Former prime minister Julia Gillard has been cleared over the Australian Workers Union affair by the Royal Commission into Union Corruption, headed by Justice Dyson Heydon.
More than 20 union officials could face criminal charges from assault to extortion after the release of a damning inquiry report.
However, two former AWU figures – Ralph Blewitt and Ms Gillard’s former partner Bruce Wilson – have been referred to prosecutors in Victoria and Western Australia over their role in setting up a slush fund for which she gave legal advice
“Julia Gillard did not commit any crime and was not aware of any criminality on the part of these union officials,” the interim report of the inquiry says.
The three-volume report recommended criminal charges against at least 22 unionists and three unions.
“The excuse that there is just one rotten apple here or there is regrettably not the case,” Employment Minister Eric Abetz said.
The first two volumes were published on Friday but the third volume has been kept confidential because it deals with threats to witnesses.
It is uncertain whether further prosecution recommendations are included in that report. Senator Abetz plans to bring legislation to the first sitting of parliament next year that would toughen penalties for corruption and restore the construction watchdog.
Justice Heydon has asked Commonwealth prosecutors to consider charges against the Construction, Forestry, Mining and Energy Union and officials from that union, as well as seven officials from the Health Services Union.
NSW, Queensland and South Australian prosecutors have also been asked to prosecute CFMEU figures for offences including assault, threats and extortion.
The Transport Workers Union and Queensland branch of the Shop, Distributive, Allied and Employees Union face action by the Fair Work Commission and the Information Commissioner, respectively.
The Australian Competition and Consumer Commission will examine whether the CFMEU conspired to damage a crane business. Senator Abetz called on Opposition Leader Bill Shorten and Labor to support tougher sanctions for union misconduct.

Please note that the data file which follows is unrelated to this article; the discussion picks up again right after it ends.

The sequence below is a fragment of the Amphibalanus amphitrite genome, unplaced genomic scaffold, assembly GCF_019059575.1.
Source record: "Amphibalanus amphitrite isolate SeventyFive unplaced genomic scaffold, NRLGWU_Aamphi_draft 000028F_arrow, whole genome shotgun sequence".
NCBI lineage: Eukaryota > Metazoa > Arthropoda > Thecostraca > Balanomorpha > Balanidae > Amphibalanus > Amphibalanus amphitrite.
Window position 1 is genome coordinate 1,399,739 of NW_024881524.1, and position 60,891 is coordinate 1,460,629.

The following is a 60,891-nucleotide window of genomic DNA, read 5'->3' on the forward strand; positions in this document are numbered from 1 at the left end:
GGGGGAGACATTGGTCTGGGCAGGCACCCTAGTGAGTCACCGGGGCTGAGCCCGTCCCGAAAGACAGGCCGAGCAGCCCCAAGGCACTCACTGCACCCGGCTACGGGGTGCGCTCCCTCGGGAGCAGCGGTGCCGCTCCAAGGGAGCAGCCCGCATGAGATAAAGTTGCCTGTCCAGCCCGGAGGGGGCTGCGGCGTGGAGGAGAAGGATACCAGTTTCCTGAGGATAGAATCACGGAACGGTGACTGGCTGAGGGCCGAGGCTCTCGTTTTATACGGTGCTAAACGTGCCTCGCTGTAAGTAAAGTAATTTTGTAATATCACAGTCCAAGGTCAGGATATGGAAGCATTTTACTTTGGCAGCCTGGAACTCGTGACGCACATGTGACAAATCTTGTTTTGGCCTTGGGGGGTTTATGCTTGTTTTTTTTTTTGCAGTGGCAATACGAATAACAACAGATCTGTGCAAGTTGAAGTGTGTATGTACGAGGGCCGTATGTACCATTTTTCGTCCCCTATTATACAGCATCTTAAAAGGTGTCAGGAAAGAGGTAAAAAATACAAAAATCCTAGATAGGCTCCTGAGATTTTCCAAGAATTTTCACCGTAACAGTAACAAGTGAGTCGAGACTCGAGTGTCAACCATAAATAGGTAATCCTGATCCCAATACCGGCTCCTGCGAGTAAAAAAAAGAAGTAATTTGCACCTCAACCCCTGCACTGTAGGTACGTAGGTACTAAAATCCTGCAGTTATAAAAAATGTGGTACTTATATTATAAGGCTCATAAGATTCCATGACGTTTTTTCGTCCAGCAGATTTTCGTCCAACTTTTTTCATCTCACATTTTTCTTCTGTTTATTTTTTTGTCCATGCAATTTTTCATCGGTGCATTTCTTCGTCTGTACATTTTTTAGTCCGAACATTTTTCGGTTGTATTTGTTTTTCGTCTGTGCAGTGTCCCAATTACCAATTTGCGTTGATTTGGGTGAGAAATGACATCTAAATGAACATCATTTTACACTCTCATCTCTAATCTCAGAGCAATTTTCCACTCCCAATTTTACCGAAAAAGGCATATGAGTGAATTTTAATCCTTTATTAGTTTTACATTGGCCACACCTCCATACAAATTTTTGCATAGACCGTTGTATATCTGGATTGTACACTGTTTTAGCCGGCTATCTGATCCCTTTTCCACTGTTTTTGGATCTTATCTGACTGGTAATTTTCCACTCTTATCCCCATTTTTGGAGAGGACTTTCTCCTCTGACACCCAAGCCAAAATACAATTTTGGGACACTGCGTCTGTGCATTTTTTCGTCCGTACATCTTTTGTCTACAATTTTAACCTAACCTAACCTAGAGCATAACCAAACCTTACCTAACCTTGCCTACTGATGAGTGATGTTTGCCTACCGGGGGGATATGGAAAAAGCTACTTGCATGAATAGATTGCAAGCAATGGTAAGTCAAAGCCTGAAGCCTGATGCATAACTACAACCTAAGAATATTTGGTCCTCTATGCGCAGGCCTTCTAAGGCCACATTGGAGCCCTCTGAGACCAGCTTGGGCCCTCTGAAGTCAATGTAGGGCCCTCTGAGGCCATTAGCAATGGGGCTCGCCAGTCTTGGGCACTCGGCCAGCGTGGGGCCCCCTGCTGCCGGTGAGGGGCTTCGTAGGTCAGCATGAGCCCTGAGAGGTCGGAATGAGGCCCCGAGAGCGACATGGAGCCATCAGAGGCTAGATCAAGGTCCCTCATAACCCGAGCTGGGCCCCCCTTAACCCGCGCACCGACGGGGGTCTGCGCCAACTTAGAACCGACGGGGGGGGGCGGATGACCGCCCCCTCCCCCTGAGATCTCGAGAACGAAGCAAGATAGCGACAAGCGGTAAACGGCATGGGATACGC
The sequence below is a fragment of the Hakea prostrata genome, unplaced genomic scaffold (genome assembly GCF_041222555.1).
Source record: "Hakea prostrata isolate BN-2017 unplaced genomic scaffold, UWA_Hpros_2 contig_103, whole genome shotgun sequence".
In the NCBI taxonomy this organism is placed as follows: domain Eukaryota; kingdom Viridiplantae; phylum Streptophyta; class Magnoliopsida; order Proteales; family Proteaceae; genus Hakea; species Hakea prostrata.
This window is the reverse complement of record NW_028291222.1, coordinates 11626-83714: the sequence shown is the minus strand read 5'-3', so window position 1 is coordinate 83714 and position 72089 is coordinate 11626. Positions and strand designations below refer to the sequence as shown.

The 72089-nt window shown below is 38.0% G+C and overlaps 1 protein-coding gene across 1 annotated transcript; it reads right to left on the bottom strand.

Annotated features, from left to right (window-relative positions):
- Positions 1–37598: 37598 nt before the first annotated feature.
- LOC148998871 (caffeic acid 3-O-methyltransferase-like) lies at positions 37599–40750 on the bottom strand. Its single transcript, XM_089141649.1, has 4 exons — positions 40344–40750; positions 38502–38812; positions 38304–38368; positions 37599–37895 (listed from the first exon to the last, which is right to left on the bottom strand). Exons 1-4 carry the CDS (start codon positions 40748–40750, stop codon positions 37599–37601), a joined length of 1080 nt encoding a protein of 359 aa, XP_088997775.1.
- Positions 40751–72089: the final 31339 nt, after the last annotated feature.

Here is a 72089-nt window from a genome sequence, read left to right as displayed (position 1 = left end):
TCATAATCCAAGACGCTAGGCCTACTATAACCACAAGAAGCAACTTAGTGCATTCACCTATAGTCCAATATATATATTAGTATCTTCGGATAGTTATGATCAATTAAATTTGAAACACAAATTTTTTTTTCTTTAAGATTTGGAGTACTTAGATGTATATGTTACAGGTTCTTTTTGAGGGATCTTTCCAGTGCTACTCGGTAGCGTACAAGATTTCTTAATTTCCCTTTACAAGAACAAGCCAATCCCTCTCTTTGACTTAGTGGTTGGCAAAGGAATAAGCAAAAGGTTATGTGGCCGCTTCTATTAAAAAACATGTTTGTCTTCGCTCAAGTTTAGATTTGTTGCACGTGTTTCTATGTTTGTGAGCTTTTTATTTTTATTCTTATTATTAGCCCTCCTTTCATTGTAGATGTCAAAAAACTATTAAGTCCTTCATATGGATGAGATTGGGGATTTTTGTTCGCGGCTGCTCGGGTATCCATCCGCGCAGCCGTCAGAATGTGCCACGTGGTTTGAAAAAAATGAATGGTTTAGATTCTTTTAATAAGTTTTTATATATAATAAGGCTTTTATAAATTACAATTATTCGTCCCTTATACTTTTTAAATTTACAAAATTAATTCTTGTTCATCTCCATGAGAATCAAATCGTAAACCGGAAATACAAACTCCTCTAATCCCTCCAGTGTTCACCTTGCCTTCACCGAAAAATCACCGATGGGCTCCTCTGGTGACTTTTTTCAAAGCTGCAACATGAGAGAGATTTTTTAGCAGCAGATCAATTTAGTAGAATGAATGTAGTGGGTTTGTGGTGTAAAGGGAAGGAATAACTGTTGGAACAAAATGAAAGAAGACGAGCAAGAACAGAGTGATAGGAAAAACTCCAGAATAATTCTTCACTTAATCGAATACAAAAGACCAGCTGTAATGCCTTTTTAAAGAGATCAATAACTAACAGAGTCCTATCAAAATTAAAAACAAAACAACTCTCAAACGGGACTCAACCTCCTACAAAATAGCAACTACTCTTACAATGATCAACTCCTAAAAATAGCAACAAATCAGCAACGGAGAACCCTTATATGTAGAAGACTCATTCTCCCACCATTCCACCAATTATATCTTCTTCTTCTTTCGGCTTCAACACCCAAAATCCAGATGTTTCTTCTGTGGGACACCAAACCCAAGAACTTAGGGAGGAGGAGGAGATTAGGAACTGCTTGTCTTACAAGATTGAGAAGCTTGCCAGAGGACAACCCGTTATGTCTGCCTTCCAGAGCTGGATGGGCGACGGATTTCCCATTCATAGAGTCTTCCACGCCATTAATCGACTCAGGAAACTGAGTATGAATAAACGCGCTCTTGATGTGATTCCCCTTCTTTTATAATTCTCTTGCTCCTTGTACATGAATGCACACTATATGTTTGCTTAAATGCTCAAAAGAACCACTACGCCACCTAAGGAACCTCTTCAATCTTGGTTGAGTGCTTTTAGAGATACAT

“I would have thought that anybody that is committed to the trade union movement would want to see a clean trade union movement,” he said.
The report says the criticism that “there was a lapse in professional judgment on Julia Gillard’s part” was justified.
The report also found some companies had done deals with unions to maintain industrial peace. However, no charges have been recommended against employers.
ACTU boss Ged Kearney said the government owed an apology to Ms Gillard, as well as taxpayers, who forked out $50 million for a “political exercise”.
“The smoking gun wasn’t there,” she said. Ms Kearney said police should be given extra resources to tackle corruption. Justice Heydon did not make recommendations in favour of changing workplace laws.
The reports came as the government released the terms of reference for a Productivity Commission inquiry into workplace laws.
The coalition has said that any proposed changes to the Fair Work Act will be taken to an election. Former prime minister Julia Gillard said in a statement she was pleased there had been no findings against her.
“Decency would require those who falsely accused me to apologise,” she said. Ms Gillard rejected the report’s suggestion that anyone other than herself paid for work done on her Abbotsford property.
The CFMEU claimed the report made no findings of corruption or law-breaking against its officials.
“Instead, the commissioner recommends that his findings be referred to the Director of Public Prosecutions and other agencies in order for them to consider whether such breaches have occurred and if any action should be taken,” the union said in a statement.
“The CFMEU will deal with those issues as they arise.”